UK heatwave
© Danny Lawson/PA

Cambridge was hottest spot at 38.1C, as Met Office issues storm and flood warnings overnight

Britain has experienced its hottest July day and second hottest day on record as the mercury hit 38.1C, the Met Office said.

The highest temperature recorded on Thursday was in Cambridge, which is only the second time temperatures over 100F have been recorded in the UK, according to the Met Office. Thursday's record temperature surpassed the previous high for the month of 36.7C (98.06F) set at Heathrow in July 2015.

Sweltering temperatures could spark thundery downpours, with a yellow warning for thunderstorms issued for most of England except the south-west, and parts of Scotland, until 4am on Friday. The storms could lead to flash flooding, disruption of train and bus services and even power cuts.

Experts at the Met Office say the current weather pattern is driving hot air from the south, but there is "no doubt" the climate crisis is playing a role in driving what could be unprecedented temperature highs.

Temperatures have now surpassed 25C for a third consecutive day in the majority of the UK, meaning the hot spell is likely to be officially classified as a heatwave. However, Northern Ireland and western Scotland have been cooler, with highs in the low 20s on Wednesday.

The government's advisory Committee on Climate Change has warned the UK is not prepared for the increase in heatwaves that is expected with global heating.

The emergency services advised the public to take precautions in the heat and highlighted the risks of cooling off in the sea, lakes and rivers.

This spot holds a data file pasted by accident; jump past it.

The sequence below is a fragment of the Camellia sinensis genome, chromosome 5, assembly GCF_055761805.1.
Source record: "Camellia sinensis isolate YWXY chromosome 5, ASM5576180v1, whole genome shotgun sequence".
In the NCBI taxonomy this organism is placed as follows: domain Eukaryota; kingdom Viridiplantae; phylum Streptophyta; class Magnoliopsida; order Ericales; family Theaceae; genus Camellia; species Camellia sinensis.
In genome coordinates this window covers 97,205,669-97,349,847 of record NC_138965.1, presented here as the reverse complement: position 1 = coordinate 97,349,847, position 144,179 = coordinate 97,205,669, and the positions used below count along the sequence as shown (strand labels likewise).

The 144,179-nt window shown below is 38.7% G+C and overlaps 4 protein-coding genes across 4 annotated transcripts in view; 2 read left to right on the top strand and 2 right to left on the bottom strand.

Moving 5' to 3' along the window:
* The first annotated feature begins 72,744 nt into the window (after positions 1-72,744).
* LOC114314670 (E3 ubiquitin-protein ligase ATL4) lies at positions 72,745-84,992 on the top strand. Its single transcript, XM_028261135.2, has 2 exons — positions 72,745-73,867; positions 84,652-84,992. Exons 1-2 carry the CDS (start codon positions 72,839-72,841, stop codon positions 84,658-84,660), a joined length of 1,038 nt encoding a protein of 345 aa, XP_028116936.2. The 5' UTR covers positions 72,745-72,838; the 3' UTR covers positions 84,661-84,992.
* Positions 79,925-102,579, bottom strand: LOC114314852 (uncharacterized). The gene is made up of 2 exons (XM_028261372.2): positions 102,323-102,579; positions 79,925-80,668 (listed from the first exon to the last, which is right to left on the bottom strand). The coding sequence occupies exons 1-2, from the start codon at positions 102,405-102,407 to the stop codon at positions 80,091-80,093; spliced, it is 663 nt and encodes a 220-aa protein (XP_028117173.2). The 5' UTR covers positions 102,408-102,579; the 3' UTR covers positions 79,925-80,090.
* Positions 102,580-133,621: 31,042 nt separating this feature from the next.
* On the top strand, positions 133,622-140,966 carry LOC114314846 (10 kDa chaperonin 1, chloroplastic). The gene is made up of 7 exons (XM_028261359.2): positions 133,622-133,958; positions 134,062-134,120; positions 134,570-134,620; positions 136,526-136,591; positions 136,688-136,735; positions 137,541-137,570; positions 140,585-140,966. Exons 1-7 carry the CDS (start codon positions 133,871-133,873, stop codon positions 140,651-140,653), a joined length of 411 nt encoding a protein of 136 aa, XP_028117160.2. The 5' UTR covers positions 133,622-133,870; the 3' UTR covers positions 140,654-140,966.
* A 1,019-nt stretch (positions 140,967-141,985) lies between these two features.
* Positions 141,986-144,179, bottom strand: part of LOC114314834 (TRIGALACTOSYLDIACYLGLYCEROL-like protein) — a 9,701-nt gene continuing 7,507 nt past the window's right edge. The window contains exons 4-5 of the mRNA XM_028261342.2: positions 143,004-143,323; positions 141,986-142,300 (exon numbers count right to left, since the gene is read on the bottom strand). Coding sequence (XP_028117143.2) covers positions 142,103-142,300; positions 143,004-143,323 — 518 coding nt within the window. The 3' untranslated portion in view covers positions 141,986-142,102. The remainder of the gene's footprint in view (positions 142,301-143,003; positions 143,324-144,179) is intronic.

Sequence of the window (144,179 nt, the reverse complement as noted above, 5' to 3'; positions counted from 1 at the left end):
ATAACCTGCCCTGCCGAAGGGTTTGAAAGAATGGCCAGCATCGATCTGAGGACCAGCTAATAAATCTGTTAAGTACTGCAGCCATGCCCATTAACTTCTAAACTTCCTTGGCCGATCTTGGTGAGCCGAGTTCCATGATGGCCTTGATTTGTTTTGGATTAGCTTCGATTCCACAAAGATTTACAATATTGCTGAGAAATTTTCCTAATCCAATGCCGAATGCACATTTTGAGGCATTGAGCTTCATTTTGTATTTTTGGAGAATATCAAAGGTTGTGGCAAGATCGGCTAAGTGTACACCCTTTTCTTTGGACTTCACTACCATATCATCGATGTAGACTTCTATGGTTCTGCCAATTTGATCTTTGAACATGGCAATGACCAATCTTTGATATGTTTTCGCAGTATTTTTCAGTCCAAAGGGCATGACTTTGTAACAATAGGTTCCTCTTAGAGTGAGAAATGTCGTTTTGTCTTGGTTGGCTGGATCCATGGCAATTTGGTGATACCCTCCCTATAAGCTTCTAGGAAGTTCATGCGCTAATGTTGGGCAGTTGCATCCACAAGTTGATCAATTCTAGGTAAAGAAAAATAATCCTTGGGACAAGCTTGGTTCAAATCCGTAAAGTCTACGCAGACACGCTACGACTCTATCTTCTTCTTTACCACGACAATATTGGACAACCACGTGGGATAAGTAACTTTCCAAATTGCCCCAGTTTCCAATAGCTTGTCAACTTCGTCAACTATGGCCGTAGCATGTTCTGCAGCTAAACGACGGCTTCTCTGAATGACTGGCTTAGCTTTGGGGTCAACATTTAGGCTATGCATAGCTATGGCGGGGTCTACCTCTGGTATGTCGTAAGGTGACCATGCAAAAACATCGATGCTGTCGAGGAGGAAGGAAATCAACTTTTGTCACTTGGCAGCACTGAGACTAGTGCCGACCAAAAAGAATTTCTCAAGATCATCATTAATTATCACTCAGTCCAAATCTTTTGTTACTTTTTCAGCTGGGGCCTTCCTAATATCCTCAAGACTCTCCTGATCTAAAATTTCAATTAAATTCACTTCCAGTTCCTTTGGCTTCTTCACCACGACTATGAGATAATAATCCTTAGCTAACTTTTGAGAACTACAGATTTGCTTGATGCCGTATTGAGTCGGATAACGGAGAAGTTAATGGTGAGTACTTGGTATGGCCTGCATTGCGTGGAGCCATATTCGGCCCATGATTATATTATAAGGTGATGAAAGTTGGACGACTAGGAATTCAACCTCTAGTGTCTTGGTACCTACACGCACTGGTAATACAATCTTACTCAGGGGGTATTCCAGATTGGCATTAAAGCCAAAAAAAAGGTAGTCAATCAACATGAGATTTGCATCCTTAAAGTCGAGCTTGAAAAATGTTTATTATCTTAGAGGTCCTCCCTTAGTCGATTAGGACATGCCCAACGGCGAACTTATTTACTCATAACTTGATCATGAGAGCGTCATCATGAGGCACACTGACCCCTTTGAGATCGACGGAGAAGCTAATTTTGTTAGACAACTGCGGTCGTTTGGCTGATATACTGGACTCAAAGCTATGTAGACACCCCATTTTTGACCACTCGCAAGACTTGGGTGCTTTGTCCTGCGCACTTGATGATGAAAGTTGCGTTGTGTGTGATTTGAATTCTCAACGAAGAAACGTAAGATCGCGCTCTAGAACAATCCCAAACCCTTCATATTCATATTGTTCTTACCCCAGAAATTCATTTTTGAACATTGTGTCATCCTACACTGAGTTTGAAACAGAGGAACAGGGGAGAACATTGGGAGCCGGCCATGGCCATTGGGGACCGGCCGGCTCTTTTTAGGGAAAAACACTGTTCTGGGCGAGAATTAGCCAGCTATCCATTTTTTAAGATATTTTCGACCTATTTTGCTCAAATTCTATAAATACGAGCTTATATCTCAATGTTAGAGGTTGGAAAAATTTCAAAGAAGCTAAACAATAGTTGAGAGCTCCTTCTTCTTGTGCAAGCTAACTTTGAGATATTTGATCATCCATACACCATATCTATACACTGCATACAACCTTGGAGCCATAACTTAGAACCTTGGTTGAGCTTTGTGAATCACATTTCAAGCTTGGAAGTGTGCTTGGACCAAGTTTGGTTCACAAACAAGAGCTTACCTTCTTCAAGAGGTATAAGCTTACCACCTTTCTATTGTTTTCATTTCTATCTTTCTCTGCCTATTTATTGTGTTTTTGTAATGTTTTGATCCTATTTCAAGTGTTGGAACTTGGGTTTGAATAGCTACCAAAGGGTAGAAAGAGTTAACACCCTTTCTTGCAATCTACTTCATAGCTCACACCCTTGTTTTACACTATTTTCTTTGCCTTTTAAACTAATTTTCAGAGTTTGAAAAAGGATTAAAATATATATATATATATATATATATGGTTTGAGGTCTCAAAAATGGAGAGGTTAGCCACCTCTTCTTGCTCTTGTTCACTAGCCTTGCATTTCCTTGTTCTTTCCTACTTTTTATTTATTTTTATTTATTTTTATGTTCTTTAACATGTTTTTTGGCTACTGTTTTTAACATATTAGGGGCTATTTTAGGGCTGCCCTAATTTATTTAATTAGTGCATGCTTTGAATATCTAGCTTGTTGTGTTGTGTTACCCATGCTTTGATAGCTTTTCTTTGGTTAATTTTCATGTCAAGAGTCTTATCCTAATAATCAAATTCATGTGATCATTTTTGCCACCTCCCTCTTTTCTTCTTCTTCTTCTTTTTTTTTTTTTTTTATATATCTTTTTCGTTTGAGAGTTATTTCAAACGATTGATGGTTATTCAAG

Insp Stuart Simpson, from the Metropolitan police's marine unit, said: "Whilst at times the Thames may look appealing, especially in this hot weather, it remains very dangerous all year round.

"On initial entry, the water can seem warm on the surface, but further in it can be freezing cold and there are often very strong undercurrents. The initial shock of the cold water is often what leads to people going subsurface and subsequently drowning."

The scorching weather sparked chaos on the rail network, with many operators urging passengers not to travel as many services were delayed and cancelled.

A reduced timetable in the south-east came into force at midday as Network Rail implemented speed restrictions amid fears tracks could buckle in the heat if trains travel too fast. Speed limits on most commuter lines have been reduced from 60mph to 30mph.

Network Rail's network services director Nick King said: "There were a number of heat-related incidents across the railway on Thursday 25 July. Our teams have been working flat out to fix the issues, however we are sorry that disruption is likely to continue into the morning (Friday 26 July)."

Network Rail advised travellers to check with train operators or the National Rail Enquiries website before setting out on Friday.

The Met Office issued a yellow warning for scattered thunderstorms covering the east of the UK, from Scotland down to London, from 3pm on Thursday to early Friday morning. It said flooding and lightning strikes could affect driving conditions, disrupt train services and lead to power cuts.

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